The Royal Poincianas are in full, blazing crimson bloom and, as I peer over my chipped porcelain teacup inhaling its dark aroma, the conversation starts.
It is a monologue that drifts over the static channels of more than a century but when he speaks his beard moves like a stiff, red, thatch roof. Barely two inches taller than me, we look at each other through a fog–not because of the curtain of time–but because of our weak eyes. Our sight is due to the unavoidable curse of a sculptor that works many hours transfixed and bent over his material in low light.
His hands–once called une main d’une prodigieuse vitesse–are moving restlessly when he speaks about how the power of observation should always be practiced…look at an object and fix that image in your mind and try to retain its memory as long as possible before you sketch it. When you are carving your object, never see the form in length but that of its width; a surface is always the extremity of the volume. He will lean forward in his chair to make very clear his point that it is all about the projection of the interior volumes. In each swelling of the torso or the limbs a suggestion of outward thrust is made by a muscle or a bone that is buried deep under the skin. Oh, and for god sakes do not brood over your failures too long for there is not much time; an intense nervous excitement should always drive you back into the studio and into your work but there is no need to hurry.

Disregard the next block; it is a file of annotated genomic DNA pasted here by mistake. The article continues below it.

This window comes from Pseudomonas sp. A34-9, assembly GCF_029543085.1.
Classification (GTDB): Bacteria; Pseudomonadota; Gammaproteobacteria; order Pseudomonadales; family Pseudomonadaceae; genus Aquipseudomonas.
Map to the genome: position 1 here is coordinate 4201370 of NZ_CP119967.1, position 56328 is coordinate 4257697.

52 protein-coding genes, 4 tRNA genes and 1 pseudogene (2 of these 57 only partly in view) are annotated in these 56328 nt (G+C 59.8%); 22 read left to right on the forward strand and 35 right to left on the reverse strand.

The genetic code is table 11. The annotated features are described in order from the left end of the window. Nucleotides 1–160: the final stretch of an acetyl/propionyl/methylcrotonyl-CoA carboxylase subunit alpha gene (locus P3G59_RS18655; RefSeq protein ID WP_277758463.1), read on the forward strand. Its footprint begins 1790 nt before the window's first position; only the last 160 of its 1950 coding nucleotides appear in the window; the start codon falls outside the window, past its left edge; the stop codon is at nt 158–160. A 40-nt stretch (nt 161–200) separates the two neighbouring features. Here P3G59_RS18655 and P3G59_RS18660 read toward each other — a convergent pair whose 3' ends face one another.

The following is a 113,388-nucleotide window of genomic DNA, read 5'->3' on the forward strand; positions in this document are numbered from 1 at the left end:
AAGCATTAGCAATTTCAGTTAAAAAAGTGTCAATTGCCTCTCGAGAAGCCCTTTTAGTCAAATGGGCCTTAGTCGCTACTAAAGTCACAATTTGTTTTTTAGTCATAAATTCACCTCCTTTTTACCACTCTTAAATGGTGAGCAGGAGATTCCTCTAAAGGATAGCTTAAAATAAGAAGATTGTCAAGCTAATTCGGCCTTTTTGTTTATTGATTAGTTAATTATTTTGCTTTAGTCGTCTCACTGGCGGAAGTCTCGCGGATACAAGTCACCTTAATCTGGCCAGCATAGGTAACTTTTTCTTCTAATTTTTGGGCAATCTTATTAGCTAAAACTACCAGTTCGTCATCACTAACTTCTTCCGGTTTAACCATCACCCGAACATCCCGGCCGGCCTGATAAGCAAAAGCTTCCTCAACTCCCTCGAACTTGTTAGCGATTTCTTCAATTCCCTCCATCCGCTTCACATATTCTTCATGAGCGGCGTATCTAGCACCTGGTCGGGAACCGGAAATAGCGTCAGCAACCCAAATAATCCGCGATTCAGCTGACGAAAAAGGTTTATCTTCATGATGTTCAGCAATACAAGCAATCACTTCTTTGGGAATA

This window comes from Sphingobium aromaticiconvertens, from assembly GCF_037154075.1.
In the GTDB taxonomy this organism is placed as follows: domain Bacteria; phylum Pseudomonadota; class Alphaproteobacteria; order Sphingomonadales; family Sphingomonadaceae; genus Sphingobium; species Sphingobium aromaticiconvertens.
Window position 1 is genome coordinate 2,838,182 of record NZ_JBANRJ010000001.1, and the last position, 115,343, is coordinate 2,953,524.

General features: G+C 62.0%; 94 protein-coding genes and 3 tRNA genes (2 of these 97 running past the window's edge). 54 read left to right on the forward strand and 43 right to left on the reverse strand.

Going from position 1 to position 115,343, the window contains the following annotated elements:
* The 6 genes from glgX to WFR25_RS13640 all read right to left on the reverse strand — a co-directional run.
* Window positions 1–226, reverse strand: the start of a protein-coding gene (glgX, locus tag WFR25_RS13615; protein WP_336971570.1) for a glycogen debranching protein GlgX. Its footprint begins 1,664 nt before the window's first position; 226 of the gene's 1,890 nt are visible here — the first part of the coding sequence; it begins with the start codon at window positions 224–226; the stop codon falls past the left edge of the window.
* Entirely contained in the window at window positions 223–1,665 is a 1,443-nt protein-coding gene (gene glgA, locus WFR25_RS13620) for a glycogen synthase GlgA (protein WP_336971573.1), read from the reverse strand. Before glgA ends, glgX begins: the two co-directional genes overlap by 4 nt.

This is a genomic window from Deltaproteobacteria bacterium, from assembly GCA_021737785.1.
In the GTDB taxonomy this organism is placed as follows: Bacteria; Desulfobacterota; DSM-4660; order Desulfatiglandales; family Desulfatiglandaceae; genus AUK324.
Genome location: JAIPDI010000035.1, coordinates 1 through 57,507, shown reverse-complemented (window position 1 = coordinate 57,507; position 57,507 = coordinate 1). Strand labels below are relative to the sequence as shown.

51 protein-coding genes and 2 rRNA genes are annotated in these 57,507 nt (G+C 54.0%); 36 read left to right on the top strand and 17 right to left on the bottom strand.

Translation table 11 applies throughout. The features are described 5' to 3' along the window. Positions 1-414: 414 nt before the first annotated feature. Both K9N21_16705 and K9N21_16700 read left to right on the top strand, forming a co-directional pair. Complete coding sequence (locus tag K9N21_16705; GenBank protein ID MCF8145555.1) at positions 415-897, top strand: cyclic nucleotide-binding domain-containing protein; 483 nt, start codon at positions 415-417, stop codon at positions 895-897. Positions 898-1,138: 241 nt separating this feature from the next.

Wait a minute–what do you mean? I have to work with nervous excitement and fast hands; or there’s no hurry, so take it easy? Which one is it?
His fingers are now rolling a clay coil absentmindedly and he slowly utters that, a sculptor should be wild about working, getting up early, sketching non-stop, studying the masters, never be distracted for so much as a minute! But you always have time to make a beginning once you are sure of your subject; a sculptor can establish his or her reputation with a single piece of sculpture.
A silence falls between us that becomes filled with the songs of the cicadas, both lost in thought. I asked him if he will come back tomorrow?
*Grunfeld V. Frederic, “Rodin. A Biography” Henry Holt. 1987.
*Rodin, A “Rodin on Art and Artists” Dover Publications. 1983.